In the United States, legislation has been recently introduced to address these human capital concerns in the federal workforce. On June 20, 2002, the Federal Workforce Improvement Act of 2002 was introduced by Senator Voinovich and others. Per the Public Hearings of The National Commission on the Public Service on July 18, 2002, at the Brookings Institution in Washington, D.C., Senator Voinovich discussed the main provisions of the bill, namely:
Mandate chief human capital officers at all federal agencies to raise the institutional profile of human capital and better integrate agencies' workforce management with agency mission.
Require the Office of Personnel Management to design a set of systems, including metrics for assessing agency's human capital management, and require agencies to include human capital strategic planning in their Government Performance and Results Acts (GPRA) report.
Codify the Human Resources Management Council as the chief human capital officers council, an interagency advisory and coordinating working group, in order to share human capital best practices.
Improve hiring procedures by authorizing agencies to use category ranking systems, based on an applicant's skills and experience.
Authorize the use of voluntary separation incentive pay of up to $25,000 and voluntary early retirement in executive and judicial branch agencies for the purpose of workforce shaping.
Offer agencies new flexibility in the use of relocation and retention bonuses, tools that can make a real difference in recruiting and retaining top candidates.
Require agencies to link training activities with performance plans, appoint training officers to institute and oversee comprehensive management succession programs to develop future leaders, and provide special training to managers to deal with poor performers.
Lift the current statutory restriction on payment for academic training.
Offer better leave provisions for new federal employees hired at the mid-career level with several years of outside experience.
Simplify and streamline the process for implementing management demonstration projects (i.e., to encourage agencies to experiment with new personnel systems). Lift the caps on the number of employees per project and the number of projects permitted at any given time. Extend the demonstration period from five to ten years.
In the same Public Hearing on July 18, 2002, Representative Connie Morella (who has been a strong supporter of addressing the human capital problems in the federal workforce and introduced the Human Capital Bill HR 4580 in the U.S. House of Representatives) mentioned that recruitment and training are especially important factors in resolving the human capital crisis. According to Representative Morella, only 29 percent of nonfederal workers say they are well informed about federal government opportunities, and only 21 percent of college graduates polled in a survey recall a federal recruiter ever visiting their campus (http://www.brook.edu/comm/transcripts/20020718.pdf). Representative Morella also discussed the effects of downsizing and outsourcing in the government:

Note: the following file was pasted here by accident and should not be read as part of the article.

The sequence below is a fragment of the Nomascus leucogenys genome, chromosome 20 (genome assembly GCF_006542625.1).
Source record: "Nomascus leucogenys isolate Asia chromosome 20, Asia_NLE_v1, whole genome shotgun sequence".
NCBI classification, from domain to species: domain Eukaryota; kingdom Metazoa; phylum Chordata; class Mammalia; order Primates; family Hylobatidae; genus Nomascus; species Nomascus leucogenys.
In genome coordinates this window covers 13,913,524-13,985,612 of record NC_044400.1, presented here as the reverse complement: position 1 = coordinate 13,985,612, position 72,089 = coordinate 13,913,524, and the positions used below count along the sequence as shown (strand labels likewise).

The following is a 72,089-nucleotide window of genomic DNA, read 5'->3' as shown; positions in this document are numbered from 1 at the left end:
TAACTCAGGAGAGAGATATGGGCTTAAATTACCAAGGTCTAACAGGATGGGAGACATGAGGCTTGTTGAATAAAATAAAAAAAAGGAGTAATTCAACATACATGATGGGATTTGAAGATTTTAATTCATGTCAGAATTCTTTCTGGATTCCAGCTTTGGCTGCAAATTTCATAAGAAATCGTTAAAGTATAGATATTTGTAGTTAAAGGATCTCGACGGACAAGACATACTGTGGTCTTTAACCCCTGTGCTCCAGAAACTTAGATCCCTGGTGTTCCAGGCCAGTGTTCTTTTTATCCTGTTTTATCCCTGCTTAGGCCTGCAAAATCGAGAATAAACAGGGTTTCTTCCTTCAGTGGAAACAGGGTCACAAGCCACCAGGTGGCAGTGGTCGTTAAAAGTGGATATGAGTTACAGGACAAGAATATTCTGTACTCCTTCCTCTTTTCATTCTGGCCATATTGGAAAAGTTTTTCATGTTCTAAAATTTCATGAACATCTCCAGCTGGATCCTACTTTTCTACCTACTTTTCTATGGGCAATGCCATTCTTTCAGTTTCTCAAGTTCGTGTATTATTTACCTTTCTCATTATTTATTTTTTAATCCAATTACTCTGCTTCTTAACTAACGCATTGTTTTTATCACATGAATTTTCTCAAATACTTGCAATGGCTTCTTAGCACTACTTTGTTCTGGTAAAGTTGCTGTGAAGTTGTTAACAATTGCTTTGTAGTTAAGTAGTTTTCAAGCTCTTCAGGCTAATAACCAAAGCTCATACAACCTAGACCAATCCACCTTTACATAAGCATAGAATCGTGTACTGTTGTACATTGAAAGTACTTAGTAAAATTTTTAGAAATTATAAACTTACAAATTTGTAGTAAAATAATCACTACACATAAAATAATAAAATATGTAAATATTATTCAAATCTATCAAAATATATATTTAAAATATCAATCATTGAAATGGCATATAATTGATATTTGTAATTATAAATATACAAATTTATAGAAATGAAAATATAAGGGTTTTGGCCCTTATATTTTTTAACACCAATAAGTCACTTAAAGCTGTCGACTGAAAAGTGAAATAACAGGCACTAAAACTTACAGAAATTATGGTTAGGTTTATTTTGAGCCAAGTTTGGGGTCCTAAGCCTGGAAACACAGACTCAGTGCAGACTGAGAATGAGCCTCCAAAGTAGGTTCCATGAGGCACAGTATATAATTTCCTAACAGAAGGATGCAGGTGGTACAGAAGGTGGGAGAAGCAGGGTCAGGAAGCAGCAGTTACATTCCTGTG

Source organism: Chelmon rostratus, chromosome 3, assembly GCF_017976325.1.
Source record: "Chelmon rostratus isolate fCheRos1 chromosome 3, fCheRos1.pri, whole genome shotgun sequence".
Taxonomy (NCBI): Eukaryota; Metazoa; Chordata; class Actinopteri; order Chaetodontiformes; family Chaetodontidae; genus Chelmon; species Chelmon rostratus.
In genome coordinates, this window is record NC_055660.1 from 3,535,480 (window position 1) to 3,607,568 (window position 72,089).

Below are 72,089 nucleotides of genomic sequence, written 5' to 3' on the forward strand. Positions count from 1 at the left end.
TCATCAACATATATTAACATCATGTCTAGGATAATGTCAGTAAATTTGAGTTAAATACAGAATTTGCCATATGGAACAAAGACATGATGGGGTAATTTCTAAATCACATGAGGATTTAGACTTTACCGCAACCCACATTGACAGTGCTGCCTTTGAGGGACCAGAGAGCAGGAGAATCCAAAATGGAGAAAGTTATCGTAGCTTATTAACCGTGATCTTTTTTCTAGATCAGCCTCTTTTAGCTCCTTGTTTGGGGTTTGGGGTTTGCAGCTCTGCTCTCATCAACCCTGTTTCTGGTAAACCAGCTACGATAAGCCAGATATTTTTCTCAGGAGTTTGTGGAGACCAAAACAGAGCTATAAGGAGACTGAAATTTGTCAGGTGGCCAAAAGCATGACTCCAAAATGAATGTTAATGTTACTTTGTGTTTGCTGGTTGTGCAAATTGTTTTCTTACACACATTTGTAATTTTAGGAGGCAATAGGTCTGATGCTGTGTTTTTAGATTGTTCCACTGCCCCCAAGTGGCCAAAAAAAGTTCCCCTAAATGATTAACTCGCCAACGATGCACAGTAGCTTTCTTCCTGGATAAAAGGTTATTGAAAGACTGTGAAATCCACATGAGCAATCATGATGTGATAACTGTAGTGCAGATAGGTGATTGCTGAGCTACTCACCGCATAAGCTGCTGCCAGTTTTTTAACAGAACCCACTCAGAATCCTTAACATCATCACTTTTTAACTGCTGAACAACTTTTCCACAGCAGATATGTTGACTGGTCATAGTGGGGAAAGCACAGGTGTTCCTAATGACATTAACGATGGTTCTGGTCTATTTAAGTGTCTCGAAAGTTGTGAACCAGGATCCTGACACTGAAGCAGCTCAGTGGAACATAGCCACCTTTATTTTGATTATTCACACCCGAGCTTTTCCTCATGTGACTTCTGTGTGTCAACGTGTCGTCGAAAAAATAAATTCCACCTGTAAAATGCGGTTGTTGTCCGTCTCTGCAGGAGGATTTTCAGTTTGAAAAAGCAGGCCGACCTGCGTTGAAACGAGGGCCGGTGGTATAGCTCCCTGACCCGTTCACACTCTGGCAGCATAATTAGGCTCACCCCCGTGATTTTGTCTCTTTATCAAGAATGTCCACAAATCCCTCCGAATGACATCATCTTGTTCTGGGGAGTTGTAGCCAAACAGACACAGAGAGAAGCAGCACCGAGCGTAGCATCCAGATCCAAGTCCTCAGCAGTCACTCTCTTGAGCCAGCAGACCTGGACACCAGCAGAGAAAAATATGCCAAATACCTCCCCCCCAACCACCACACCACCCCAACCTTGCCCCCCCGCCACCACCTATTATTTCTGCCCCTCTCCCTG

At the Social Security Administration between 1982 and 2001, the number of employees in regional and field offices, telephone service centers, and program service centers fell by 28 percent. The number of managers and supervisors in those frontline offices was cut in half. More than 90 percent of almost 2,200 Social Security Administration field managers surveyed said that management and staff cuts have seriously harmed its ability to manage itself and deliver high quality services to citizens. At the same time, the agency's workload is skyrocketing. The errors occurring now, such as overpaying, are a direct result of the agency cutting layers of manager and supervisors without changing business processes and practices. (http://www.brook.edu/comm/transcripts/20020718.pdf)
Representative Morella is not saying that downsizing should not be done in the federal government; rather, she strongly suggests that there should be a clear plan, policy, and strategy for any personnel cuts. Morella suggests revamping the federal pay system to possibly develop a pay-sharing system that would reward units as opposed to individuals and enhance teamwork and recognition within federal agencies for successful work. Here many of the basic tenets of knowledge management and knowledge sharing are being promoted.
Certainly, it seems clear that a human capital strategy needs to be developed for each federal agency. There are many challenges ahead to resolve the human capital crisis in the federal workforce. The next chapter will help by describing a methodology and model for building such a human capital strategy.